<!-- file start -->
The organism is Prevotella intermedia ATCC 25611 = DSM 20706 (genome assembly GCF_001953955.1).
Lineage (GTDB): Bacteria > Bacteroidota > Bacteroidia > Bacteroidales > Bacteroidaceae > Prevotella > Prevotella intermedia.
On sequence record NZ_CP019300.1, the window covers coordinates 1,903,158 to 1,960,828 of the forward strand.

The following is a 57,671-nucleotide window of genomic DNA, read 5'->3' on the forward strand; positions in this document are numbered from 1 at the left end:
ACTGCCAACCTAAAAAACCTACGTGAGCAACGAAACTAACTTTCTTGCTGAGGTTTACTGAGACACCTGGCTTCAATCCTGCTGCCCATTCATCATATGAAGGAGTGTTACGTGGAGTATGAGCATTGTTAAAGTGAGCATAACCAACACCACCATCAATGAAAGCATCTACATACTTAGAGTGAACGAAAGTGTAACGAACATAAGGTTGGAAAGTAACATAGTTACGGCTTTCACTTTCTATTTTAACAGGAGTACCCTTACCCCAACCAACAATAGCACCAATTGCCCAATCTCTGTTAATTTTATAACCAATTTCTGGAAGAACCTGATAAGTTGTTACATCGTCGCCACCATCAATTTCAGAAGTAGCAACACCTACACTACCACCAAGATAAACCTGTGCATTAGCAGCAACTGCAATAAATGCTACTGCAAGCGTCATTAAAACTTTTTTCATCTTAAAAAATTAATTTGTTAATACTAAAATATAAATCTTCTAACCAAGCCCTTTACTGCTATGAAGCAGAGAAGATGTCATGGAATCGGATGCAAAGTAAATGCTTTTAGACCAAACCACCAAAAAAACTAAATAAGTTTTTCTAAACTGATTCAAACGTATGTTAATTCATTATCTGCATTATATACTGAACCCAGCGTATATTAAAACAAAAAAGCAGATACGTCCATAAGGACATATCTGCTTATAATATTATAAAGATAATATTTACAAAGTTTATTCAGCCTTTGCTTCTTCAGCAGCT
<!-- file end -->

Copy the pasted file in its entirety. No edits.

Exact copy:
The organism is Prevotella intermedia ATCC 25611 = DSM 20706 (genome assembly GCF_001953955.1).
Lineage (GTDB): Bacteria > Bacteroidota > Bacteroidia > Bacteroidales > Bacteroidaceae > Prevotella > Prevotella intermedia.
On sequence record NZ_CP019300.1, the window covers coordinates 1,903,158 to 1,960,828 of the forward strand.

The following is a 57,671-nucleotide window of genomic DNA, read 5'->3' on the forward strand; positions in this document are numbered from 1 at the left end:
ACTGCCAACCTAAAAAACCTACGTGAGCAACGAAACTAACTTTCTTGCTGAGGTTTACTGAGACACCTGGCTTCAATCCTGCTGCCCATTCATCATATGAAGGAGTGTTACGTGGAGTATGAGCATTGTTAAAGTGAGCATAACCAACACCACCATCAATGAAAGCATCTACATACTTAGAGTGAACGAAAGTGTAACGAACATAAGGTTGGAAAGTAACATAGTTACGGCTTTCACTTTCTATTTTAACAGGAGTACCCTTACCCCAACCAACAATAGCACCAATTGCCCAATCTCTGTTAATTTTATAACCAATTTCTGGAAGAACCTGATAAGTTGTTACATCGTCGCCACCATCAATTTCAGAAGTAGCAACACCTACACTACCACCAAGATAAACCTGTGCATTAGCAGCAACTGCAATAAATGCTACTGCAAGCGTCATTAAAACTTTTTTCATCTTAAAAAATTAATTTGTTAATACTAAAATATAAATCTTCTAACCAAGCCCTTTACTGCTATGAAGCAGAGAAGATGTCATGGAATCGGATGCAAAGTAAATGCTTTTAGACCAAACCACCAAAAAAACTAAATAAGTTTTTCTAAACTGATTCAAACGTATGTTAATTCATTATCTGCATTATATACTGAACCCAGCGTATATTAAAACAAAAAAGCAGATACGTCCATAAGGACATATCTGCTTATAATATTATAAAGATAATATTTACAAAGTTTATTCAGCCTTTGCTTCTTCAGCAGCT